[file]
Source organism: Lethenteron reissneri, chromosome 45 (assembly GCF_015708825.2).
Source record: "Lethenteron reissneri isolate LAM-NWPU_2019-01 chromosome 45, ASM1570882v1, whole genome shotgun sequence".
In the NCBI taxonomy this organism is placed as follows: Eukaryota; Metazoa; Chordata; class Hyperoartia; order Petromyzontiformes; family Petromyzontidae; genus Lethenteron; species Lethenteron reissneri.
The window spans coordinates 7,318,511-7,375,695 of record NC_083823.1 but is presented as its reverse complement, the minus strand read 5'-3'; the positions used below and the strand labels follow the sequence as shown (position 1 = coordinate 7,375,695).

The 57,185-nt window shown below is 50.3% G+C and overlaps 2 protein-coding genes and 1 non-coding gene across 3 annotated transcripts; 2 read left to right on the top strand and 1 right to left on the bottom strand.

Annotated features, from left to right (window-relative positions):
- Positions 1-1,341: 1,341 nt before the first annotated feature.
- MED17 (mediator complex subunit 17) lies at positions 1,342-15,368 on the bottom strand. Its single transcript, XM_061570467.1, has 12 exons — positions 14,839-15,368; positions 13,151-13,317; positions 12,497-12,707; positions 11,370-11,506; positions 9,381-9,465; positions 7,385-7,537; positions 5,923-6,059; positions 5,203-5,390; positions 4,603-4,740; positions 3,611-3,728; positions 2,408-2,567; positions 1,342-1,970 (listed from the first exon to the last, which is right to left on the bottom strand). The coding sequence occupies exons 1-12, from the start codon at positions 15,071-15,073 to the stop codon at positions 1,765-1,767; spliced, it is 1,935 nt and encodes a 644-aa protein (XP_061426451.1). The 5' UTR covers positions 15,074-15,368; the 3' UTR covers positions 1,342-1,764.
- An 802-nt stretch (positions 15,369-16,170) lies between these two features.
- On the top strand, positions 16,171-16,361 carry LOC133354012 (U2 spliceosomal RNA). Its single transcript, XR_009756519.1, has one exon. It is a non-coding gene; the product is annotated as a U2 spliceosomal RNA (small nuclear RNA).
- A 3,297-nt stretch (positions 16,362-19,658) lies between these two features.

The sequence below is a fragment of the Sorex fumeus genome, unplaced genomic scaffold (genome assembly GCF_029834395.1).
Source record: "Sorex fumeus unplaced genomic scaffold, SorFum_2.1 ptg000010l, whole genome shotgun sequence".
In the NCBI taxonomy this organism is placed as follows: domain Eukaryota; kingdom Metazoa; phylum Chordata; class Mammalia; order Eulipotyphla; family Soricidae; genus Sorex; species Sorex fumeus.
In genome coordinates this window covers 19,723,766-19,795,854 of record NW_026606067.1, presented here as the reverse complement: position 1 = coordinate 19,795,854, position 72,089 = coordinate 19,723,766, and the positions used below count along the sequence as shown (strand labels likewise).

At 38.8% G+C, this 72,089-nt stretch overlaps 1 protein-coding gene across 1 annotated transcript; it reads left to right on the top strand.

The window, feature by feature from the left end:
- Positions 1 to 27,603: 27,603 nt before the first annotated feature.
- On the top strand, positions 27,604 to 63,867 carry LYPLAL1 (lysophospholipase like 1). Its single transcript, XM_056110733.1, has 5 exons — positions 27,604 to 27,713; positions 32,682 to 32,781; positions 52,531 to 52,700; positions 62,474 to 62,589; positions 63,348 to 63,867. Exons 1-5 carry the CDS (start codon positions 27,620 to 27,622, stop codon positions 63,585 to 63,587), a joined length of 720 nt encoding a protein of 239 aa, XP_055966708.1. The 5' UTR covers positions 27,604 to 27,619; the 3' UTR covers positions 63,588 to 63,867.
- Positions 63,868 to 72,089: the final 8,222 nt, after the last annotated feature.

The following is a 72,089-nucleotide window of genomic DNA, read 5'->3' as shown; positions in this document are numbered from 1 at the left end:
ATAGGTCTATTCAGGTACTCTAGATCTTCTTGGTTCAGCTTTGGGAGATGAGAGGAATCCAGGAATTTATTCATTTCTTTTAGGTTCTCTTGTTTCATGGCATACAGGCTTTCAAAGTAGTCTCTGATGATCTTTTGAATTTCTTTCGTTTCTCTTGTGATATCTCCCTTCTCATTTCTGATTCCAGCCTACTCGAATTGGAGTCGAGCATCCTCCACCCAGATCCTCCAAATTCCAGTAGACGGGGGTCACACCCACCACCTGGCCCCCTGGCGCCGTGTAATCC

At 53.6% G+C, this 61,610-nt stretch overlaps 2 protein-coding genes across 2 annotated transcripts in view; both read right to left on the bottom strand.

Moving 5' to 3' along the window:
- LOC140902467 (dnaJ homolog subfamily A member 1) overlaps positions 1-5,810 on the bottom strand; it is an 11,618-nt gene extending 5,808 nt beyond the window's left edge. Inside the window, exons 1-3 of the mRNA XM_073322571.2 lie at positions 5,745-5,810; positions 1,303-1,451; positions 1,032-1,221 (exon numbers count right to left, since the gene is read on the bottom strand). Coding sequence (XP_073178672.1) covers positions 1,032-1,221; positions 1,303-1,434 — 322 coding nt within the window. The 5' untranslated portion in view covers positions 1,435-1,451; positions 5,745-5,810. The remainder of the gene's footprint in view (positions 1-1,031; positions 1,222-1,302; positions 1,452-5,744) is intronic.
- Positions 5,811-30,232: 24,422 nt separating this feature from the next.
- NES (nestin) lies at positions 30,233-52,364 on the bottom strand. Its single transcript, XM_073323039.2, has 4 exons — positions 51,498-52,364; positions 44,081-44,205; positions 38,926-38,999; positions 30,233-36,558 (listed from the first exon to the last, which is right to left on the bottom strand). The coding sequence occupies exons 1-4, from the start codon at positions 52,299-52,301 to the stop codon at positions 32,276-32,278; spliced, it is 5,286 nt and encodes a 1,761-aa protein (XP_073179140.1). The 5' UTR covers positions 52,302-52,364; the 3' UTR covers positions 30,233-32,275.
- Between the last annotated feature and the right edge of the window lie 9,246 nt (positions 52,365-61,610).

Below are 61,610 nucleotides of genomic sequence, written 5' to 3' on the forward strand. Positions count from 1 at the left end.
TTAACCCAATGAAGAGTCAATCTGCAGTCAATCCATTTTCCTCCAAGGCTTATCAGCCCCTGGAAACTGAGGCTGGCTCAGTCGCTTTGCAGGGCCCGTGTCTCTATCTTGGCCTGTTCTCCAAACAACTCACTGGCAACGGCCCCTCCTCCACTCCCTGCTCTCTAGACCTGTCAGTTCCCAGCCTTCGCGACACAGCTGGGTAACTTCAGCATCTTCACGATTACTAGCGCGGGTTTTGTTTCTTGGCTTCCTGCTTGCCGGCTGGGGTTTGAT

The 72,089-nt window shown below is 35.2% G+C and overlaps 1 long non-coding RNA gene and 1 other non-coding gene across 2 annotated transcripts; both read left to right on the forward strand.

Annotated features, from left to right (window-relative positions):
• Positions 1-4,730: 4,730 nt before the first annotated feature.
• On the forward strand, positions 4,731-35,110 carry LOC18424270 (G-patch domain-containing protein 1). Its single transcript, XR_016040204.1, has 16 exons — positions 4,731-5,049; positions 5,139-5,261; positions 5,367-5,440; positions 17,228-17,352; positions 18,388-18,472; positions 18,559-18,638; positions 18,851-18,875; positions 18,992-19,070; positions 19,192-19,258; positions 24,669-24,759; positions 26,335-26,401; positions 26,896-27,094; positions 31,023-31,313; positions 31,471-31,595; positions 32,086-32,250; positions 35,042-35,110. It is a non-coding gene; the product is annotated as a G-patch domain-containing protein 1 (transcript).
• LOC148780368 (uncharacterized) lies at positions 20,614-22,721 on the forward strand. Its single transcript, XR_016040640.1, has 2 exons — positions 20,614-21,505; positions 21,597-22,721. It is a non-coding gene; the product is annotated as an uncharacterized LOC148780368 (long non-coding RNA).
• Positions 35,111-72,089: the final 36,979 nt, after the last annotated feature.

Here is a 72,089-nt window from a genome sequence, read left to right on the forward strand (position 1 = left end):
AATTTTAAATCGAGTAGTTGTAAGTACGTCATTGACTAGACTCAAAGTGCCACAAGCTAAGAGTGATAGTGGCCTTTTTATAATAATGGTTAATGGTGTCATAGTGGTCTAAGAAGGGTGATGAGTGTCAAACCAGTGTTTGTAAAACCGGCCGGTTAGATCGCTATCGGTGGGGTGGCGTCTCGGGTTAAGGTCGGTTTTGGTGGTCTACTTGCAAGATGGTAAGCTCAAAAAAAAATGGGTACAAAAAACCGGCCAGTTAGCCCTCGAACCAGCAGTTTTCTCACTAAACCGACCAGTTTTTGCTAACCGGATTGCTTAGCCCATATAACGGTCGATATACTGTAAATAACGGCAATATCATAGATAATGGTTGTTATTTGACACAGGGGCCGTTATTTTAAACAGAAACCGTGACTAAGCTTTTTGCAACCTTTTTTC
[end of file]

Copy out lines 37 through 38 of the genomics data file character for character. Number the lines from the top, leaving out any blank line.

Here is a 72,089-nt window from a genome sequence, read left to right on the forward strand (position 1 = left end):
AATTTTAAATCGAGTAGTTGTAAGTACGTCATTGACTAGACTCAAAGTGCCACAAGCTAAGAGTGATAGTGGCCTTTTTATAATAATGGTTAATGGTGTCATAGTGGTCTAAGAAGGGTGATGAGTGTCAAACCAGTGTTTGTAAAACCGGCCGGTTAGATCGCTATCGGTGGGGTGGCGTCTCGGGTTAAGGTCGGTTTTGGTGGTCTACTTGCAAGATGGTAAGCTCAAAAAAAAATGGGTACAAAAAACCGGCCAGTTAGCCCTCGAACCAGCAGTTTTCTCACTAAACCGACCAGTTTTTGCTAACCGGATTGCTTAGCCCATATAACGGTCGATATACTGTAAATAACGGCAATATCATAGATAATGGTTGTTATTTGACACAGGGGCCGTTATTTTAAACAGAAACCGTGACTAAGCTTTTTGCAACCTTTTTTC